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Sometimes Always Never

Reviewed By Jay Seaver
Posted 06/30/20 04:42:14

"Tough to steal scenes at the center of the movie."
3 stars (Average)

I love Bill Nighy even when he's in an awful movie, in large part because his screen persona is one seemingly built to steal scenes. It leads him to the sort of part that a good actor can give nuance in those brief moments, but there sometimes seems to be a limit to how far those parts can be stretched when placed at a movie's center. "Sometimes Always Never" is the result of stretching that sort of appeal just far enough to not break; it could do more and hit harder, but it seldom makes a genuinely wrong step.

Nighy plays Alan Mellor, a tailor who, as the film opens, is making a road trip with son Peter (Sam Riley) to see if a body that has recently been recovered is Peter's long-missing brother Michael. It is not, but any relief Alan finds from this is short-lived, and when his evening walk lands him on Peter's doorstep, he winds up staying the night, and many more after, sharing a bunkbed with grandson Jack (Louis Healy) and obsessively playing Scrabble online, coming to believe that his regular opponent is Michael and hoping to arrange a meeting.

Nighy being who he is on-screen - lean, stylish, and on a much better coolness curve than many of his contemporaries - is baked into the part in a way that's often interesting: One looks at him and his retro-cool roadster and impeccable attire, while Peter is never nearly so fancy, and combines it with Peter's talk of how he often had to settle for off-brands growing up ("Scrobble" with cardboard tiles), and it seems to say something about their relationship and Alan's priorities, especially when tied in with stories of the Prodigal Son, or how another couple that has lost their son (Tim McInnerny & Jenny Agutter) also has something about presenting a face at odds with what's behind the scenes in their backstory. It's somewhat standard material about families or people that present a good front maybe having something else behind it, but it's interesting to pick at, especially once the filmmakers get to peel back Alan's wit and carefully nurtured self-composure and show how this is eating at him.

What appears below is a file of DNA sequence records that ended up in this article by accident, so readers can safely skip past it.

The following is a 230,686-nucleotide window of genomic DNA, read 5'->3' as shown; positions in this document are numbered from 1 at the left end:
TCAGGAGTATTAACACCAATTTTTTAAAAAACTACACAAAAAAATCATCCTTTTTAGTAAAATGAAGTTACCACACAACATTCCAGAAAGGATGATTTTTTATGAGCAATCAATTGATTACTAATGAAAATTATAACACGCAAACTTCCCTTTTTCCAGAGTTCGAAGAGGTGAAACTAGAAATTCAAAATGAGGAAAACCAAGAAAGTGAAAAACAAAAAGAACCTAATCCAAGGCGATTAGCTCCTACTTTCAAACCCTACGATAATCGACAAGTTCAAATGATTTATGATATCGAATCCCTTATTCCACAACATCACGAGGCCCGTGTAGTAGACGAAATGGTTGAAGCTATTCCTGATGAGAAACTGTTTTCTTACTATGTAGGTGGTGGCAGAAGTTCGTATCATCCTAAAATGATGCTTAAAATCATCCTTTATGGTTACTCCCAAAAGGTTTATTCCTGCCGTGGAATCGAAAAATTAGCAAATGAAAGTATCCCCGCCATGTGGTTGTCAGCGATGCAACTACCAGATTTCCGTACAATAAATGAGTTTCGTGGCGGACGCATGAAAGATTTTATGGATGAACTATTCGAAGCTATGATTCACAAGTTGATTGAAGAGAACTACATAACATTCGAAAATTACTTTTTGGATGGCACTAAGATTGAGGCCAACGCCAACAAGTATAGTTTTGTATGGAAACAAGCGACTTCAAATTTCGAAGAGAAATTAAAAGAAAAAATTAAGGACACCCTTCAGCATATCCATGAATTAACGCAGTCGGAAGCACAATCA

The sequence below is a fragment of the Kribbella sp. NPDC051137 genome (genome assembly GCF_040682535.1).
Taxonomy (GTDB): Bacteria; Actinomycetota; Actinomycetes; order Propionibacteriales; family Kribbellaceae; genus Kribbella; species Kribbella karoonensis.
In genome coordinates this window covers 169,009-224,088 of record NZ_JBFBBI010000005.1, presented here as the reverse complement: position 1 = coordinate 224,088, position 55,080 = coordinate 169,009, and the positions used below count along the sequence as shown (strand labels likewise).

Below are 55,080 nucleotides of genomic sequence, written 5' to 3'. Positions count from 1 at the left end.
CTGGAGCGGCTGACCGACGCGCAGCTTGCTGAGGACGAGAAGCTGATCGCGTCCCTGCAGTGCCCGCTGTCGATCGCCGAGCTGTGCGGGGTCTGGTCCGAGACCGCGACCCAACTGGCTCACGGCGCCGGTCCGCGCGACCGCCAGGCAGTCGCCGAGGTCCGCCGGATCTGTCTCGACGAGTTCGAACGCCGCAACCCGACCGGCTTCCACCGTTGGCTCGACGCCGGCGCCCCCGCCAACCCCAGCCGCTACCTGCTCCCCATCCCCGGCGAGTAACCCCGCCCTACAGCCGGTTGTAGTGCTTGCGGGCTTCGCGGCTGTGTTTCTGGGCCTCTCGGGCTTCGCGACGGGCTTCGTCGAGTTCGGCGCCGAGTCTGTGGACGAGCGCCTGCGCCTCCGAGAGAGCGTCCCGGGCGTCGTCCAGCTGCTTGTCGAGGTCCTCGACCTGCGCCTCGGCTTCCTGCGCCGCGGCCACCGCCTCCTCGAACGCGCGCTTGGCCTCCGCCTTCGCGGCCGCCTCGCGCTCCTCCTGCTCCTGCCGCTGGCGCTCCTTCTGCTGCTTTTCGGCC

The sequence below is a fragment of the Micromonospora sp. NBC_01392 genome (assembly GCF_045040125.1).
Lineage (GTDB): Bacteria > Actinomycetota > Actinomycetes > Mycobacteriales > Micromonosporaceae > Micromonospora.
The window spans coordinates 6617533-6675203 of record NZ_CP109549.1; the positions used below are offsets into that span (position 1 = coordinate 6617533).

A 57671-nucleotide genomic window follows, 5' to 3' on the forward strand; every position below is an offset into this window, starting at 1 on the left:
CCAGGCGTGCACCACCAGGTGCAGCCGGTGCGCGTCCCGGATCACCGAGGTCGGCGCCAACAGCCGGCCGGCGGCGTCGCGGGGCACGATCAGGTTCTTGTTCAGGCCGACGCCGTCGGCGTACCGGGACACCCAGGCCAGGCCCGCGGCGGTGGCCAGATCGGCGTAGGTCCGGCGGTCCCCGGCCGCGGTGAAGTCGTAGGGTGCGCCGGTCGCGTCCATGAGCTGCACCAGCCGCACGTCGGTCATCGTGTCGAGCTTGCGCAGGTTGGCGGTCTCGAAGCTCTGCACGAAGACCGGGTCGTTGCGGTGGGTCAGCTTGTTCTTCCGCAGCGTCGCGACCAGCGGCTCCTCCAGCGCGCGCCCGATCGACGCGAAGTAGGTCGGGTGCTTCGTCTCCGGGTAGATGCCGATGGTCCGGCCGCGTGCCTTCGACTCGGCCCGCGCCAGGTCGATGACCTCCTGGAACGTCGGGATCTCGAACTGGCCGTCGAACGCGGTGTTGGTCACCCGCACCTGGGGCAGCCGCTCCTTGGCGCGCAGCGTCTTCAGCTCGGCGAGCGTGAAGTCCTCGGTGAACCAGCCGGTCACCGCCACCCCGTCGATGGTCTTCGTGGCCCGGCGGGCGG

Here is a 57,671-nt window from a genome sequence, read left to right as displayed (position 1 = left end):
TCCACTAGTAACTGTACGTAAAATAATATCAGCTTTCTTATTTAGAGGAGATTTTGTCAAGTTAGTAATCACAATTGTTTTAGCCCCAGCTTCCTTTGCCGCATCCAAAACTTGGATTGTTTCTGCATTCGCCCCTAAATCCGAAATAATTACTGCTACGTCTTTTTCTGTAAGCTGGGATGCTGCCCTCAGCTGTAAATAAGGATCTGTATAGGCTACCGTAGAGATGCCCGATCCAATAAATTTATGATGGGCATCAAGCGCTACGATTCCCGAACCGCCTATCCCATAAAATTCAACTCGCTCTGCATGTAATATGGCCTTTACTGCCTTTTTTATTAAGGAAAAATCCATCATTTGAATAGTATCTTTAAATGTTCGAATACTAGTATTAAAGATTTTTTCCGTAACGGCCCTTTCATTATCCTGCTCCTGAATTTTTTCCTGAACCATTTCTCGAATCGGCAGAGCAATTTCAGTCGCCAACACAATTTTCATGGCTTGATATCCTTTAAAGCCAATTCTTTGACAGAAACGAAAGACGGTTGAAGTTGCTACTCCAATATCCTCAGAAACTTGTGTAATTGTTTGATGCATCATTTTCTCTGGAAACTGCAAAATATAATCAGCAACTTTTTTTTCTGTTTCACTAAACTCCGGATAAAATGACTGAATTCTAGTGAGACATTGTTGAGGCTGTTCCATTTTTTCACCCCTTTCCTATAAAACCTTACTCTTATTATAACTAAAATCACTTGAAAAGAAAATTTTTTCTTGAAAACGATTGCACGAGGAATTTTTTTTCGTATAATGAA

The trouble is that the filmmakers often seem to be doing the same thing. Director Carl Hunter and his crew often seem to be doing the same sort of thing as Alan, covering their film in a stylish veneer that has a tendency to draw attention to the surface rather than bringing out what's underneath. The film is slathered in bold primary colors, meticulous compositions, and widescreen shots where one can't exactly miss the distortions introduced by the lenses Hunter and cinematographer Richard Stoddard choose. It's striking and usually deployed to clear purpose - emphasizing the weak connection between father and son as they talk in the car by cutting between shots of them at the opposite ends of the mostly-empty screen, heightening the sense of unreality as they venture outside their home territory looking for answers, that sort of thing - but it often comes across as trying to tell the story with production design and cinematography rather than letting those things amplify what's happening.

Much of the time, the cast just doesn't have enough to do. Nighy is enjoyably cool and sells the torment behind that equanimity well when given the chance, although it's often kept too much in reserve. Sam Riley is a fine balance as the son more likely to wear the heart on his sleeve, with Alice Lowe and Louis Hely rounding the group out nicely. The trouble is that there's always a sense that they could be doing more than they are, whether it's actually following Alan down his Scrabble-related rabbit hole or focusing on how all of this has affected Peter's relationship with his son. Most of the more-comedic diversions seem wedged in and out of place.

It is, seemingly inevitably, something of a match for the stylish grandfather at the center through much of it, nice to look at and able to be amusing or affecting for a bit, but maybe not working quite so well when the scenes he steals have to all fit together. The film doesn't fall apart, but it does wind up stretched quite thin at points.

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